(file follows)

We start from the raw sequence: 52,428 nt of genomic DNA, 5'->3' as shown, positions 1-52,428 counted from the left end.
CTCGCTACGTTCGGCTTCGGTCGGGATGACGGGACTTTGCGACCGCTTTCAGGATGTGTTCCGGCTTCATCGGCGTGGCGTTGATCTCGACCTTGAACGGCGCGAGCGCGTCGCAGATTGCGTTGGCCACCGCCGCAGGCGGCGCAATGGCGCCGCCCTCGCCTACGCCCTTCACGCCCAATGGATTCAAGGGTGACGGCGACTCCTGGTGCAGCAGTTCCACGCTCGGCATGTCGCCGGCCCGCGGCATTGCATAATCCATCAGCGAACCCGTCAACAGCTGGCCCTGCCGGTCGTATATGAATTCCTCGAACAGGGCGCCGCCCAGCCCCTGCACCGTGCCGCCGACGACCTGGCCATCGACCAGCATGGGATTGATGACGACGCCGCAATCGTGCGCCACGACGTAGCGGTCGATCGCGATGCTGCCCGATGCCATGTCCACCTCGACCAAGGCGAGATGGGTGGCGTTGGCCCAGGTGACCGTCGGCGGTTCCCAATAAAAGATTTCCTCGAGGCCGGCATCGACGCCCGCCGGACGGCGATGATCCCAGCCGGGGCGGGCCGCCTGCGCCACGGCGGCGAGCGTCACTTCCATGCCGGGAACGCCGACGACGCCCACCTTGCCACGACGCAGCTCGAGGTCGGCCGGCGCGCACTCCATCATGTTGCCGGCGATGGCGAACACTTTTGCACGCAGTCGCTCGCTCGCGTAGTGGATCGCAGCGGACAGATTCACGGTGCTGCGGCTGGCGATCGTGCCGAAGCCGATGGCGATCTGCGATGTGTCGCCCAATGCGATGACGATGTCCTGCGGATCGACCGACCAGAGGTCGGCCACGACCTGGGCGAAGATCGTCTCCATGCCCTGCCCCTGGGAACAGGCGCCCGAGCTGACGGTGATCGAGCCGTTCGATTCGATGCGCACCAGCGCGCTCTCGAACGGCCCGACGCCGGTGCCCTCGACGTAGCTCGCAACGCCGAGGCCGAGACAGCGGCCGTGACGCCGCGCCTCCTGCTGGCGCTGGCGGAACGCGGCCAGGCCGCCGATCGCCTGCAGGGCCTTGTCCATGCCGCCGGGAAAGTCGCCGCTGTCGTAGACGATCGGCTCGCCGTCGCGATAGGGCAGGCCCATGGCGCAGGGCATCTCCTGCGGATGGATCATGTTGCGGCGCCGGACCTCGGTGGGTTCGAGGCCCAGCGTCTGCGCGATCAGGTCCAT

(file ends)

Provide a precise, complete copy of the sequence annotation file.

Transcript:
We start from the raw sequence: 52,428 nt of genomic DNA, 5'->3' as shown, positions 1-52,428 counted from the left end.
CTCGCTACGTTCGGCTTCGGTCGGGATGACGGGACTTTGCGACCGCTTTCAGGATGTGTTCCGGCTTCATCGGCGTGGCGTTGATCTCGACCTTGAACGGCGCGAGCGCGTCGCAGATTGCGTTGGCCACCGCCGCAGGCGGCGCAATGGCGCCGCCCTCGCCTACGCCCTTCACGCCCAATGGATTCAAGGGTGACGGCGACTCCTGGTGCAGCAGTTCCACGCTCGGCATGTCGCCGGCCCGCGGCATTGCATAATCCATCAGCGAACCCGTCAACAGCTGGCCCTGCCGGTCGTATATGAATTCCTCGAACAGGGCGCCGCCCAGCCCCTGCACCGTGCCGCCGACGACCTGGCCATCGACCAGCATGGGATTGATGACGACGCCGCAATCGTGCGCCACGACGTAGCGGTCGATCGCGATGCTGCCCGATGCCATGTCCACCTCGACCAAGGCGAGATGGGTGGCGTTGGCCCAGGTGACCGTCGGCGGTTCCCAATAAAAGATTTCCTCGAGGCCGGCATCGACGCCCGCCGGACGGCGATGATCCCAGCCGGGGCGGGCCGCCTGCGCCACGGCGGCGAGCGTCACTTCCATGCCGGGAACGCCGACGACGCCCACCTTGCCACGACGCAGCTCGAGGTCGGCCGGCGCGCACTCCATCATGTTGCCGGCGATGGCGAACACTTTTGCACGCAGTCGCTCGCTCGCGTAGTGGATCGCAGCGGACAGATTCACGGTGCTGCGGCTGGCGATCGTGCCGAAGCCGATGGCGATCTGCGATGTGTCGCCCAATGCGATGACGATGTCCTGCGGATCGACCGACCAGAGGTCGGCCACGACCTGGGCGAAGATCGTCTCCATGCCCTGCCCCTGGGAACAGGCGCCCGAGCTGACGGTGATCGAGCCGTTCGATTCGATGCGCACCAGCGCGCTCTCGAACGGCCCGACGCCGGTGCCCTCGACGTAGCTCGCAACGCCGAGGCCGAGACAGCGGCCGTGACGCCGCGCCTCCTGCTGGCGCTGGCGGAACGCGGCCAGGCCGCCGATCGCCTGCAGGGCCTTGTCCATGCCGCCGGGAAAGTCGCCGCTGTCGTAGACGATCGGCTCGCCGTCGCGATAGGGCAGGCCCATGGCGCAGGGCATCTCCTGCGGATGGATCATGTTGCGGCGCCGGACCTCGGTGGGTTCGAGGCCCAGCGTCTGCGCGATCAGGTCCAT